Magnesium chloride, used to make tofu and found in bath salt, can be used in solar panels to bring down their cost and cut toxic waste
Solar energy is witnessing major breakthrough. As solar panels gain popularity around the world, scientists have discovered a way to produce solar cells with edible salts which is not only cheaper but also less toxic.
A new study finds that magnesium chloride when added to solar cells can produce solar power as efficiently as conventional cadmium cells, but at a fraction of the cost and with much lower toxicity, reports The Guardian, a newspaper published in Lagos, Nigeria. The study was carried out by researchers from the University of Liverpool, England, and was published in the journal Nature.
According to the report, about 90 per cent of the solar panels currently in use are made of photovoltaic cells composed of silicon semiconductors, which convert sunlight directly into electricity. But since silicon is not good at absorbing sunlight, the solar cells have a thin coating of cadmium telluride, which absorbs sunlight very well. It is of critical importance to activate cadmium telluride with cadmium chloride in the manufacturing process, which makes the latter potentially dangerous. The scientists wanted to find an alternative to cadmium chloride in the activation phase. They found that magnesium chloride does the job just as well.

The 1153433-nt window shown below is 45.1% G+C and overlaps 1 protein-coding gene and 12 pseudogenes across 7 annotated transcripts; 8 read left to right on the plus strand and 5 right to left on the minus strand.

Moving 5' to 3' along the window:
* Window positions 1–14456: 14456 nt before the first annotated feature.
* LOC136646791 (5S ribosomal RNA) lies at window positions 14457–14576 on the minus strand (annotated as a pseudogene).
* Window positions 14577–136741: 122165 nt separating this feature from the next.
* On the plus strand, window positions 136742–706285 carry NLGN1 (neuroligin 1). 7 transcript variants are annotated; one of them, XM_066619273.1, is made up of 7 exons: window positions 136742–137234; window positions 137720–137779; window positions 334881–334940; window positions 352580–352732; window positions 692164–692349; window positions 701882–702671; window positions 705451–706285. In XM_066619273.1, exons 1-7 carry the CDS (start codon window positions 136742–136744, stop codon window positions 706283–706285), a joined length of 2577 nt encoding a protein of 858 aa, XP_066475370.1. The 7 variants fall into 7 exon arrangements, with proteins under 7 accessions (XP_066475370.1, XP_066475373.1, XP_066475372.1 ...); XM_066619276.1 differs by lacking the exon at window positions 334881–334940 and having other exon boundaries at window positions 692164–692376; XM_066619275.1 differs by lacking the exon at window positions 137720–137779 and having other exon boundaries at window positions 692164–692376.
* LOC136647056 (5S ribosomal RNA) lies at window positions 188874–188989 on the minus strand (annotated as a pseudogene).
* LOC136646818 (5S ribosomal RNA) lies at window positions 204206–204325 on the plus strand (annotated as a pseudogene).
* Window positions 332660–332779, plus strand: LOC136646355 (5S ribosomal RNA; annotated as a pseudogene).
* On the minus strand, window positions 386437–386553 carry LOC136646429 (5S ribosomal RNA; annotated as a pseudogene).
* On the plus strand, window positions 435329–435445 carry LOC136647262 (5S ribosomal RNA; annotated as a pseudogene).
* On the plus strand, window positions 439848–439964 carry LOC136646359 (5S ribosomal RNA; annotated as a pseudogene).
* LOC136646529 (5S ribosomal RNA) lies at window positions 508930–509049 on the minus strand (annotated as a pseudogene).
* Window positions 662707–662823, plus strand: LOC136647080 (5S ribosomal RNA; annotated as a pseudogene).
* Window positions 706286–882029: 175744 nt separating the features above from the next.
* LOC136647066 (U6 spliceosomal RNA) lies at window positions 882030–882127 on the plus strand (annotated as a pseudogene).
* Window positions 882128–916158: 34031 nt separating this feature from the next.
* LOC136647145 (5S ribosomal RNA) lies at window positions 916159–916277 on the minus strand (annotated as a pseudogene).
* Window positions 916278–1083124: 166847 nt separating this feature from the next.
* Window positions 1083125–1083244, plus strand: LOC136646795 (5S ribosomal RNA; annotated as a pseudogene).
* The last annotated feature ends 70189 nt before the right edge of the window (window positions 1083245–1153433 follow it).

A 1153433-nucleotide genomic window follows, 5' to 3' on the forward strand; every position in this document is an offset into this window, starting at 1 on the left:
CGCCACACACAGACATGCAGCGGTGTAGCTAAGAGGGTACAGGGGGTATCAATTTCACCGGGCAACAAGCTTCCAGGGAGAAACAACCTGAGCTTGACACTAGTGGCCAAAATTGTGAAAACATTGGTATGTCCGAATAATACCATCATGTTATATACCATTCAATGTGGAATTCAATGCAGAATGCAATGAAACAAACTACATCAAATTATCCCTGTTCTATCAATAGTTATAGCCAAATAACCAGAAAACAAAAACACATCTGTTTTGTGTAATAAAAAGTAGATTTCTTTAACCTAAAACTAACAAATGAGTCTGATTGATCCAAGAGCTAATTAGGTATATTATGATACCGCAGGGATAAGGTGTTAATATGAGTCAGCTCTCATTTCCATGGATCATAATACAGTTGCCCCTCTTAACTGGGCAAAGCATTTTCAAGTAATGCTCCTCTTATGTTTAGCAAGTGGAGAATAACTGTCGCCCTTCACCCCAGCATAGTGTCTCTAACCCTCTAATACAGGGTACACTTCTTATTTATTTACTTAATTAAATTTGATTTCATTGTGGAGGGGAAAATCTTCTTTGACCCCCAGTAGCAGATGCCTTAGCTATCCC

Magnesium chloride is found abundantly in sea water and is used in bath salts and coagulation of soya milk into tofu. “Cadmium chloride is toxic and expensive, and we no longer need to use it. Replacing it with a naturally occurring substance could save the industry a vast amount of money and reduce the overall cost for generating power from solar,” lead researcher Jon Major told The Guardian. He added that magnesium chloride is incredibly low-cost and is simply recovered from seawater. “We have managed to replace a highly expensive, toxic material with one that is completely benign and low cost,” he added, estimating that the salt is about one per cent of the cost of cadmium chloride. “In addition, waste disposal will be far easier with a product based on a non-toxic salt,” he said.
Turn anything into solar cell
In another interesting development, scientists from the University of Sheffield, England, have created low-cost, spray-on solar cells that can be applied to surfaces like paint or graphic printing, reports The Daily Mail. The cells are made of a material called perovskite—used to describe the mineral crystal structure found in the calcium titanium oxide mineral species. With this technology, anything from cars to clothes sprayed with perovskite can be used to harness solar energy.
Experts have hailed this development as a major step forward. The spray can be mass produced, has low manufacturing cost and produces little waste. “There is a lot of excitement around perovskite-based photovoltaics. Remarkably, this class of material offers the potential to combine the high performance of mature solar cell technologies with the low-embedded energy costs of production of organic photovoltaics,” lead researcher David Lidzey told The Daily Mail.
Its efficiency, however, is under scrutiny. Perovskite was first used for solar cells in 2009, but its efficiency was found to be low. According to Lidzey, perovskite cells now have an efficiency rate of up to 19 per cent.
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